Hunting for heirs as millions in cash left by Brummies with no known family

Hunting for heirs as millions in cash left by Brummies with no known family

People are encouraged to check if they could be eligible to claim millions of pounds money from unclaimed estates (Original Story Birmingham Mail) People could be sitting on a goldmine in Birmingham with 208 unclaimed estates.

Birmingham has more unclaimed estates than other city in the UK with money running into millions of pounds up for grabs.

You could be sitting on a potential gold mine without even realising it.

With the financial uncertainty created by the Covid pandemic and with Furlough ending in April there could be no better time to check your eligibility with unclaimed estates.

Birmingham topped a list of UK cities with the most unclaimed estates – a total of 208. Camden in London was second with 176 and Leeds third with 140.

Research has been undertaken by probate genealogy firm Anglia Research commonly known as “heir hunters”.

Using the Government’s official Bona Vacantia List (Latin for vacant or unclaimed goods) the firm has produced an index of the UK cities and boroughs where the most people have died intestate – and no rightful heir has been found.

The firm revealed that in Birmingham the most expensive estate is that of a Vilma Mehersh who died on August 26, 2013. The estate is worth £219,000.

John Wills died on December 17, 2014, in Birmingham leaving an estate worth £208,000.

Peter Sherwin died on June 15, 2014, in Birmingham leaving behind a £200,000 estate.

In the cases of these people they died without writing a will and with no known family.

In cases such as this their estate is passed to the to the Crown. Relations then have the right to make a claim for a share of the estate. The time limit to make a claim is 30 years.

If an estate is still unclaimed in this time period it becomes permanent property of the Crown and the Treasury.

If the person has left no will, their spouse or children have the first claim on their estate.

In the event of no spouse or children, any person who is directly descended from a grandparent of the deceased has the right to make a claim for a share of the estate. This includes siblings, parents, aunts, uncles, and cousins.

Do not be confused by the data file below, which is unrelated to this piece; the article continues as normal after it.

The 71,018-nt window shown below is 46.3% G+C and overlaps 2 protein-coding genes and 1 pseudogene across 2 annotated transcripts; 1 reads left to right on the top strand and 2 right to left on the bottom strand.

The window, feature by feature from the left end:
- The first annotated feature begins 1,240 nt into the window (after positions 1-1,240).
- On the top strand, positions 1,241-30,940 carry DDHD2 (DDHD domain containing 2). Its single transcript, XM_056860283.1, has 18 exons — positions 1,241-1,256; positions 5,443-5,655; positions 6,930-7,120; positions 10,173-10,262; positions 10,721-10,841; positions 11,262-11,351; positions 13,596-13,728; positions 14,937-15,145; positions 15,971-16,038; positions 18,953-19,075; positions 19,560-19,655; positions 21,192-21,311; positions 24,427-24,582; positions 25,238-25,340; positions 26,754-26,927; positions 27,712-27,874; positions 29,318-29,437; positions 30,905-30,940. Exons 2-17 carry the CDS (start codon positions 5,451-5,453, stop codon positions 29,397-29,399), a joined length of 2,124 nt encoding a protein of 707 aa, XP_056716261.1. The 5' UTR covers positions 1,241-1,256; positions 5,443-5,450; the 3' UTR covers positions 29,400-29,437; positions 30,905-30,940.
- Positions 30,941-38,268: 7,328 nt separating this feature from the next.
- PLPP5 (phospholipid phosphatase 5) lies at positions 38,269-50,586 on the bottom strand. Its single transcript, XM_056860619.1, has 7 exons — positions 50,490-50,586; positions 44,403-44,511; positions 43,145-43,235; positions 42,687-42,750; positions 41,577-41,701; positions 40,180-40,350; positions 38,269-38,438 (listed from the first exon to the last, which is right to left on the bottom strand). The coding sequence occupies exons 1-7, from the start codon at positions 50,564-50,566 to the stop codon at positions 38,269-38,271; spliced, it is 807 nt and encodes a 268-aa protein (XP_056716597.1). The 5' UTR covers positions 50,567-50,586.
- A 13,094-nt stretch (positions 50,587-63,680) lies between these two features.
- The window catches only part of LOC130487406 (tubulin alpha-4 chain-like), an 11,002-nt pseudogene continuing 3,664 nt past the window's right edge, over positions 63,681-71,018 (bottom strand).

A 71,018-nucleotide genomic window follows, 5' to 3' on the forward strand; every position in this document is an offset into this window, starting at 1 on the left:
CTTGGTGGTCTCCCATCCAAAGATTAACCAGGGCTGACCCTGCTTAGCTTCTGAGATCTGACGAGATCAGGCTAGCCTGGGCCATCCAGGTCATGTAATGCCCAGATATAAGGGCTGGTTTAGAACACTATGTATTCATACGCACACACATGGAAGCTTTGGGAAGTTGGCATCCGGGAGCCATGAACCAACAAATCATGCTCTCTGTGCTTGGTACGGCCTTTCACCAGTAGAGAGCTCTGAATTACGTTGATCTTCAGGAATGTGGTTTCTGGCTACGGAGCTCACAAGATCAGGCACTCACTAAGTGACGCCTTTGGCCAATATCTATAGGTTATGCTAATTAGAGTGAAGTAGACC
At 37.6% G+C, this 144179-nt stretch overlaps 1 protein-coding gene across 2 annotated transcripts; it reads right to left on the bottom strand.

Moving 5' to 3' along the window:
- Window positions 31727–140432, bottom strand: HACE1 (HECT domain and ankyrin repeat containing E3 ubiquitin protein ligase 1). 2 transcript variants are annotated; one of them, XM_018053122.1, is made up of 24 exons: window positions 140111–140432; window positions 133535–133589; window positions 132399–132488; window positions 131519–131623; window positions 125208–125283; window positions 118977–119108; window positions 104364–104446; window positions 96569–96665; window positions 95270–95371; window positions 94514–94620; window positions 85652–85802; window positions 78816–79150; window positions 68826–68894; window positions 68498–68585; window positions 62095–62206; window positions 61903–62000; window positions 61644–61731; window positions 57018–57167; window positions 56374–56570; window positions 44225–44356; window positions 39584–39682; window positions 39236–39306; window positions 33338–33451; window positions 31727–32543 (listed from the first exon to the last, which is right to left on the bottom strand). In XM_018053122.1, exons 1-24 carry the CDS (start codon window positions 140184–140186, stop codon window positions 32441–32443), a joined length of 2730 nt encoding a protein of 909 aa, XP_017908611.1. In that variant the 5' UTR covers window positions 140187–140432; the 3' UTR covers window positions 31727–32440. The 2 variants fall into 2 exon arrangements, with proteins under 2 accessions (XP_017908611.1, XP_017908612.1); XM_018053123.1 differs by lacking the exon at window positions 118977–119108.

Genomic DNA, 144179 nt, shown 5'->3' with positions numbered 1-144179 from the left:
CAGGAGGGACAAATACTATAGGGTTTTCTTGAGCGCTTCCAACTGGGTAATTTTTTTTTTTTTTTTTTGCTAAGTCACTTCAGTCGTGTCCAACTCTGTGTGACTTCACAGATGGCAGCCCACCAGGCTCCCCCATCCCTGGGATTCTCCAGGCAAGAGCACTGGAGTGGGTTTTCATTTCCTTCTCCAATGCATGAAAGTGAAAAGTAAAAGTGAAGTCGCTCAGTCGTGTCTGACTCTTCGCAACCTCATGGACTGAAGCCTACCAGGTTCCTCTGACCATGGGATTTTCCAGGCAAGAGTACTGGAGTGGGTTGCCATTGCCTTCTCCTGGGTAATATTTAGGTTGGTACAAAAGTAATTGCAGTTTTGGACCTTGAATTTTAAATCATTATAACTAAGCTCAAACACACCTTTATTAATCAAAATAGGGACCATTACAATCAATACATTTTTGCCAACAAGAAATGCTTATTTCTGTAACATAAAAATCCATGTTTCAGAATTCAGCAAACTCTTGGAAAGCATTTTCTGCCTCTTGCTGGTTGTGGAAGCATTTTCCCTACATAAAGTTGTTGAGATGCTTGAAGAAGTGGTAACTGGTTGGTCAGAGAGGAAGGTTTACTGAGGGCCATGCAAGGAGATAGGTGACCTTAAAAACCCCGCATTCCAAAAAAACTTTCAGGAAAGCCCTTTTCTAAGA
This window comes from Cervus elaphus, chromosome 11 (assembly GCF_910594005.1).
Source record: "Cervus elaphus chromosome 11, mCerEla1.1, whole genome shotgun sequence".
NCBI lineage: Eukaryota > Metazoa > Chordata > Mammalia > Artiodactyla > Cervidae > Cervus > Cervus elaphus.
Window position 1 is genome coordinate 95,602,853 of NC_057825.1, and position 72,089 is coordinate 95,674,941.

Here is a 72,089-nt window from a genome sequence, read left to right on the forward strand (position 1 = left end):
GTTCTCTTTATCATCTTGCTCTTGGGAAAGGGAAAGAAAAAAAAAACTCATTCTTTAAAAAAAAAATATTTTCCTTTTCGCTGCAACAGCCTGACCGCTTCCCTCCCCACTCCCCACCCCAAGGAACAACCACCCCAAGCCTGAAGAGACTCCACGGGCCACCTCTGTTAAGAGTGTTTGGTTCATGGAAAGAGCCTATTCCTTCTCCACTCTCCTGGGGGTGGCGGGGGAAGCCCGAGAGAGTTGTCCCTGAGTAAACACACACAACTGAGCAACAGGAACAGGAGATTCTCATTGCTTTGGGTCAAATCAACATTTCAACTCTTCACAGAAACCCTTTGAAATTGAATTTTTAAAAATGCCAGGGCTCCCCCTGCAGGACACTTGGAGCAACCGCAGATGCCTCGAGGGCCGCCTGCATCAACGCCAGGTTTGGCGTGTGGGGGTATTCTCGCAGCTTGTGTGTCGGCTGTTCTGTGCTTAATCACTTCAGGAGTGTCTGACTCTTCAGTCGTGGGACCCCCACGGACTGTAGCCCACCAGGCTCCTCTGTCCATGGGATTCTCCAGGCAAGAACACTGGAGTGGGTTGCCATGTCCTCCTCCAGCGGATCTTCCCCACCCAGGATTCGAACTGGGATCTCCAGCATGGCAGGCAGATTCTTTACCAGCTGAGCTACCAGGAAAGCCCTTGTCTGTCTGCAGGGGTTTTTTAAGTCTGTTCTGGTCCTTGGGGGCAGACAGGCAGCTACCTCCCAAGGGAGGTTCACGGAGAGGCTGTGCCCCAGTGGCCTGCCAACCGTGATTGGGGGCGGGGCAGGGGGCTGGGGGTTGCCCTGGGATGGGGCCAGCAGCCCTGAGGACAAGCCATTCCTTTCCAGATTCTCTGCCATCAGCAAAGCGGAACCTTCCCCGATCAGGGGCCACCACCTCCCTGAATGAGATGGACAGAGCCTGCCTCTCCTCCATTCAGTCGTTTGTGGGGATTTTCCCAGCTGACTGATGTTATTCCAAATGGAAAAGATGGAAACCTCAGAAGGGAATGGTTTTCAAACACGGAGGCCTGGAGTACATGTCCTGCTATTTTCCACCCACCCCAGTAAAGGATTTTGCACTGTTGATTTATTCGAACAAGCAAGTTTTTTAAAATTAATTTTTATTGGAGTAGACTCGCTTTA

Claim seekers who are related to the person via marriage are not entitled to claim for the estate.

Adopted relatives have the same rights and stake to a claim of an estate as blood relatives, and vice versa – only the adoptive family can make a claim on the estate if the person who died was adopted, and adopted people have no rights to the estate of any of their original birth family.

However, someone who is not a direct relative may still be able to put in a claim for a grant from the estate, for example, if they lived with or cared for the deceased.

To prove a claim on an estate, a claimant will have to show a family tree highlighting the relationship with the deceased and two pieces of identification. Birth, marriage, or death certificates may also be required.

Philip Turvey, executive director at Anglia Research, said: As the pandemic continues to rumble on, it’s becoming increasingly clear that the emergency has transformed from a health one to an economic one.

“With the furlough scheme due to end in April and other Government support schemes rolling back, the next six months will be tough for everyone’s finances.

“Our Unclaimed Estates Index shows that residents in Birmingham, Camden and Leeds may have a way out of the economic emergency. I urge anyone living in any of the areas listed in our index to investigate their family tree, look at the official Bona Vacantia list, and see if they are the rightful beneficiary of one of the thousands of estates.

“If they uncover a link or receive from a phone call from a probate genealogist, then they might be able to kiss their financial worries goodbye.”

To view the Government list of unclaimed estates click here

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